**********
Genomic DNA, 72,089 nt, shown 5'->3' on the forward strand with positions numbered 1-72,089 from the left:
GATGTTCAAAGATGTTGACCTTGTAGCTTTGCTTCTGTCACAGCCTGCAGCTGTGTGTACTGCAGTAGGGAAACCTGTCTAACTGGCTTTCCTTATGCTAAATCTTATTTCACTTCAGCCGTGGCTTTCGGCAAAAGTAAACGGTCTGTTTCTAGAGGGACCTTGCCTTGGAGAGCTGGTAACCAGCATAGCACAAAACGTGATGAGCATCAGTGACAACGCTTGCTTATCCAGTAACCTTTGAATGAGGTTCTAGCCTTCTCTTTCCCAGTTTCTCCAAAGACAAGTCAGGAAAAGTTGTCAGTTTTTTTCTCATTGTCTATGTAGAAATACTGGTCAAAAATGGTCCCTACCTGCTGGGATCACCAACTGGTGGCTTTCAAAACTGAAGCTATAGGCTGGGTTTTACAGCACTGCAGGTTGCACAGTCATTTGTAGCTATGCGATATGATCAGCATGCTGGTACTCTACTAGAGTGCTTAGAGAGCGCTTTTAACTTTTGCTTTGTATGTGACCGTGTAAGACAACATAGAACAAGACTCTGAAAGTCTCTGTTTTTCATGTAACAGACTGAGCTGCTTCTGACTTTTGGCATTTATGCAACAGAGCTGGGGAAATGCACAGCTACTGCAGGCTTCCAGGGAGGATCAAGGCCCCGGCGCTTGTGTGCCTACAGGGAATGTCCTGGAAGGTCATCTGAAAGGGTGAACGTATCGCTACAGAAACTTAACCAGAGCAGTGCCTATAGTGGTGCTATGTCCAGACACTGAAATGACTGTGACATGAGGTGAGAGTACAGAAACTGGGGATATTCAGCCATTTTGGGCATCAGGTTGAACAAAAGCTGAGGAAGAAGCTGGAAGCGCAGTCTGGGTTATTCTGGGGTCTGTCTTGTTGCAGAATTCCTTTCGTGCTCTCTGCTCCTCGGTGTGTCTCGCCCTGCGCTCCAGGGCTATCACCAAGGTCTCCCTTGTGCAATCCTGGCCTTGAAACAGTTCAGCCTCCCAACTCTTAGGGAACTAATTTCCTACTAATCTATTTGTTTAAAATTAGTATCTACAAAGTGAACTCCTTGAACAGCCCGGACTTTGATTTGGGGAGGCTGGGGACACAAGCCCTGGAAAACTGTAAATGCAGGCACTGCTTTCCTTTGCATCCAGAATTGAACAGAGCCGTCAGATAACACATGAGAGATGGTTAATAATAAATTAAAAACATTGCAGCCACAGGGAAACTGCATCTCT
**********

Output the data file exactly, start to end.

Genomic DNA, 72,089 nt, shown 5'->3' on the forward strand with positions numbered 1-72,089 from the left:
GATGTTCAAAGATGTTGACCTTGTAGCTTTGCTTCTGTCACAGCCTGCAGCTGTGTGTACTGCAGTAGGGAAACCTGTCTAACTGGCTTTCCTTATGCTAAATCTTATTTCACTTCAGCCGTGGCTTTCGGCAAAAGTAAACGGTCTGTTTCTAGAGGGACCTTGCCTTGGAGAGCTGGTAACCAGCATAGCACAAAACGTGATGAGCATCAGTGACAACGCTTGCTTATCCAGTAACCTTTGAATGAGGTTCTAGCCTTCTCTTTCCCAGTTTCTCCAAAGACAAGTCAGGAAAAGTTGTCAGTTTTTTTCTCATTGTCTATGTAGAAATACTGGTCAAAAATGGTCCCTACCTGCTGGGATCACCAACTGGTGGCTTTCAAAACTGAAGCTATAGGCTGGGTTTTACAGCACTGCAGGTTGCACAGTCATTTGTAGCTATGCGATATGATCAGCATGCTGGTACTCTACTAGAGTGCTTAGAGAGCGCTTTTAACTTTTGCTTTGTATGTGACCGTGTAAGACAACATAGAACAAGACTCTGAAAGTCTCTGTTTTTCATGTAACAGACTGAGCTGCTTCTGACTTTTGGCATTTATGCAACAGAGCTGGGGAAATGCACAGCTACTGCAGGCTTCCAGGGAGGATCAAGGCCCCGGCGCTTGTGTGCCTACAGGGAATGTCCTGGAAGGTCATCTGAAAGGGTGAACGTATCGCTACAGAAACTTAACCAGAGCAGTGCCTATAGTGGTGCTATGTCCAGACACTGAAATGACTGTGACATGAGGTGAGAGTACAGAAACTGGGGATATTCAGCCATTTTGGGCATCAGGTTGAACAAAAGCTGAGGAAGAAGCTGGAAGCGCAGTCTGGGTTATTCTGGGGTCTGTCTTGTTGCAGAATTCCTTTCGTGCTCTCTGCTCCTCGGTGTGTCTCGCCCTGCGCTCCAGGGCTATCACCAAGGTCTCCCTTGTGCAATCCTGGCCTTGAAACAGTTCAGCCTCCCAACTCTTAGGGAACTAATTTCCTACTAATCTATTTGTTTAAAATTAGTATCTACAAAGTGAACTCCTTGAACAGCCCGGACTTTGATTTGGGGAGGCTGGGGACACAAGCCCTGGAAAACTGTAAATGCAGGCACTGCTTTCCTTTGCATCCAGAATTGAACAGAGCCGTCAGATAACACATGAGAGATGGTTAATAATAAATTAAAAACATTGCAGCCACAGGGAAACTGCATCTCT